Stepping up to the plate: The benefits and challenges of taking on a leadership role
Revenue integrity professionals bring a wealth of knowledge and experience to tackle some of the biggest challenges facing healthcare organizations. As the reimbursement landscape evolves and healthcare costs occupy a growing place in national debate, revenue integrity professionals will play a leading role in guiding their organizations. Revenue integrity professionals have the answers to questions that executives are asking and often no one grasps the purpose and implications of payer regulations quite as thoroughly.
Given that, it’s not surprising that revenue integrity professionals are finding their way to leadership roles and are being presented with opportunities to make their voices heard.
“I think that the area of revenue integrity has gotten so much more attention over the last decade. Ten years ago, you didn’t see things categorized as revenue integrity,” says Bruce Preston, CPC, director of revenue integrity at Grady Health System in Atlanta. “I think that the whole area of revenue integrity being recognized as a really important component of the revenue cycle has been nothing but a great thing because it’s helped hospitals to give the attention to that area that’s been needed for a long time.”
Revenue integrity has come a long way from the days when it was considered simply chargemaster maintenance or management, Preston adds. Organizations are beginning to understand that the humble chargemaster has far-reaching implications, and as a result the revenue integrity field has emerged with broader responsibilities and influence.
“I find myself being contacted more and more about what my thoughts are and what my opinions are around the different components of revenue integrity.” Preston says. “You have to have accurate charges; your pricing has to be competitive. And most of the time all of those fall into the realm of revenue integrity.”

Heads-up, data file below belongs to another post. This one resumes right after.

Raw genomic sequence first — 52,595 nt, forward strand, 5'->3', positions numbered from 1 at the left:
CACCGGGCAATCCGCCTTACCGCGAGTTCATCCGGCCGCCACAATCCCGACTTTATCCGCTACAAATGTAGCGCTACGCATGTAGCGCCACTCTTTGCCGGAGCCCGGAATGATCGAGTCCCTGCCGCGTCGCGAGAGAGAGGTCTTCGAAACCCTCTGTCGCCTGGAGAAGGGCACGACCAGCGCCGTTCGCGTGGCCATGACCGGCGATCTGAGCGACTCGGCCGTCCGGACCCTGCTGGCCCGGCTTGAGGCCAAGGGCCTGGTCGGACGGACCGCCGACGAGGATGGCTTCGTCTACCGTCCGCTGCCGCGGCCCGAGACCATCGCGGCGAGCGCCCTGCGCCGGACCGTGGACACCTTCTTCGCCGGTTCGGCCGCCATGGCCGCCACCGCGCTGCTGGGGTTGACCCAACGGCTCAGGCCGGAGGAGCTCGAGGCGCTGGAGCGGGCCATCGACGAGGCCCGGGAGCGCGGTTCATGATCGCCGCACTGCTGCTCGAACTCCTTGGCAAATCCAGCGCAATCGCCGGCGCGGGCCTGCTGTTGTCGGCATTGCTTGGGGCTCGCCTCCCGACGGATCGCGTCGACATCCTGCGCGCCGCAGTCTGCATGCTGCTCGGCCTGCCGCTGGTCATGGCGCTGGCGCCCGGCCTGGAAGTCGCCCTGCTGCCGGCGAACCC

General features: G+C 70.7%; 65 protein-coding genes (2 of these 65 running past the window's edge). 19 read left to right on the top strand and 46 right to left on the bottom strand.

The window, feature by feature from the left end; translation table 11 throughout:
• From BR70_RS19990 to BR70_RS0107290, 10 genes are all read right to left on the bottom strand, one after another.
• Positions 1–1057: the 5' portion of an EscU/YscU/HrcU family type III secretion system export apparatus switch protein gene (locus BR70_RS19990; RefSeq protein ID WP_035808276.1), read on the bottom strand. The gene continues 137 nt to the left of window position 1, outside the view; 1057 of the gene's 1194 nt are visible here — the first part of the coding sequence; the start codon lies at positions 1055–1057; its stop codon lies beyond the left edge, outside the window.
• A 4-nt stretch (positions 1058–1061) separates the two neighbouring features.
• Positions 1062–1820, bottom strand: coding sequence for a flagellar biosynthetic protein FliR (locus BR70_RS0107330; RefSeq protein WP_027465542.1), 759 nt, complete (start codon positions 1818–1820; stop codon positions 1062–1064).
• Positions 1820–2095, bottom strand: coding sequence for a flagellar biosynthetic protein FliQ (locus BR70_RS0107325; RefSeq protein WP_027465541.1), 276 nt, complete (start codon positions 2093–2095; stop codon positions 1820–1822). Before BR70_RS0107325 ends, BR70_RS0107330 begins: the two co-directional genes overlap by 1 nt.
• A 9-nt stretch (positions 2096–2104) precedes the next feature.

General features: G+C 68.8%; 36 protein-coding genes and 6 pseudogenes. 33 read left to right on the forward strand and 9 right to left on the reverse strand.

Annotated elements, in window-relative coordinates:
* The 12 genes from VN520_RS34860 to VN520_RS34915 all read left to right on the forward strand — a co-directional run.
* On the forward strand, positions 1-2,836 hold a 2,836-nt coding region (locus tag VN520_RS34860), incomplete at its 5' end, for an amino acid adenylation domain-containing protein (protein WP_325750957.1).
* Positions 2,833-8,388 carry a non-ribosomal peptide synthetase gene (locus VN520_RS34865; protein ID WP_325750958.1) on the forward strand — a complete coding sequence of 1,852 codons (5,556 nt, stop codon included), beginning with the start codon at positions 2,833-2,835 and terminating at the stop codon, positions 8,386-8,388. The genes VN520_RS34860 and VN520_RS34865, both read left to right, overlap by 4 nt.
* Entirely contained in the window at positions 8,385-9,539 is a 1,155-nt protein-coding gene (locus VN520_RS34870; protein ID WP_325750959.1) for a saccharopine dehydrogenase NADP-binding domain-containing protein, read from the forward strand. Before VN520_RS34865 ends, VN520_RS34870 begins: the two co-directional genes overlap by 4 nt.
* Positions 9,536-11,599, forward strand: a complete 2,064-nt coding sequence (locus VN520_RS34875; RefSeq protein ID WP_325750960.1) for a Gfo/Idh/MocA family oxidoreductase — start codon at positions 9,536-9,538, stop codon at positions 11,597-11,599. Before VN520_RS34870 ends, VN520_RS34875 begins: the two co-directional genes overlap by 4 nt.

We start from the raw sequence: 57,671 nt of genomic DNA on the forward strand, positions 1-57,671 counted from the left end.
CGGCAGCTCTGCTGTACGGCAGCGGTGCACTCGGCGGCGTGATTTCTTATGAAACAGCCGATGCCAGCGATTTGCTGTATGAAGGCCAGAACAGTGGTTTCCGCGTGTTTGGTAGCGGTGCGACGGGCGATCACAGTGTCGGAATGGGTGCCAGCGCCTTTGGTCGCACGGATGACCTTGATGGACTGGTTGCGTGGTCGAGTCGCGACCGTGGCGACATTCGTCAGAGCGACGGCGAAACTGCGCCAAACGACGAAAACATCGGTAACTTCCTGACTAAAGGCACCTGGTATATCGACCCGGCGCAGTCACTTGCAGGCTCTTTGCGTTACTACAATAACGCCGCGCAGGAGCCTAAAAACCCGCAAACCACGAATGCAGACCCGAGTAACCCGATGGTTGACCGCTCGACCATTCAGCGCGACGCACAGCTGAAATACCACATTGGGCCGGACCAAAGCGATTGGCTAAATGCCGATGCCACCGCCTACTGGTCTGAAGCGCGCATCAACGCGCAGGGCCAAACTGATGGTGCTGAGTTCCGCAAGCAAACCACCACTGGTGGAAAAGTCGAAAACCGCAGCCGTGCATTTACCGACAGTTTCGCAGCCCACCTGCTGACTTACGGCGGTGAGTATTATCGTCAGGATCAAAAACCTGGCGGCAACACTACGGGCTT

As the focus on revenue integrity grows, so, too, will the challenges for professionals in that role. And that can yield a wealth of personal and professional rewards. Being a revenue integrity leader is both gratifying and challenging, with consistent opportunities to learn and improve processes, says Kimberly Yelton, RHIA, CCS, CDIP, AHIMA-approved ICD-10-CM/PCS trainer and director of revenue integrity at WakeMed Health & Hospitals in Raleigh, North Carolina. Revenue integrity places a high premium on personal integrity, she adds, because it’s a multi-disciplinary role that requires complete transparency. All of that adds up to the formula for a respected and influential leader.
“There is no doubt I see revenue integrity becoming more important to organizations and providing positive outcomes in the healthcare industry,” Yelton says. “The different professionals and skillsets that make up a revenue integrity team will only continue to build leadership skills and allow for professional growth.”
But remember, leaders are only as good as their teams, she adds. Nurture your revenue integrity department by being transparent and open to change, building positive relationships with all departments in your organization, cross-training staff, and performing root cause analysis with minimal touches. And once you’ve done all that, try to stay ahead of the curve.
“Important topics to revenue integrity leadership would include anything pertinent to the integrity of the revenue and to focus on a holistic view of financial stewardship,” Yelton says.
Revenue integrity leaders and rising leaders should keep their finger on the pulse of their organizations and general industry trends. Those looking to leverage their expertise and join forces with their peers to establish the revenue integrity profession as a valued voice in public debate can volunteer for NAHRI’s Public Policy Committee. The Public Policy Committee will bring together NAHRI members to craft statements and public comments in line with NAHRI’s mission statement. If you’re interested in learning more, contact NAHRI Director Andrea Kraynak at firstname.lastname@example.org.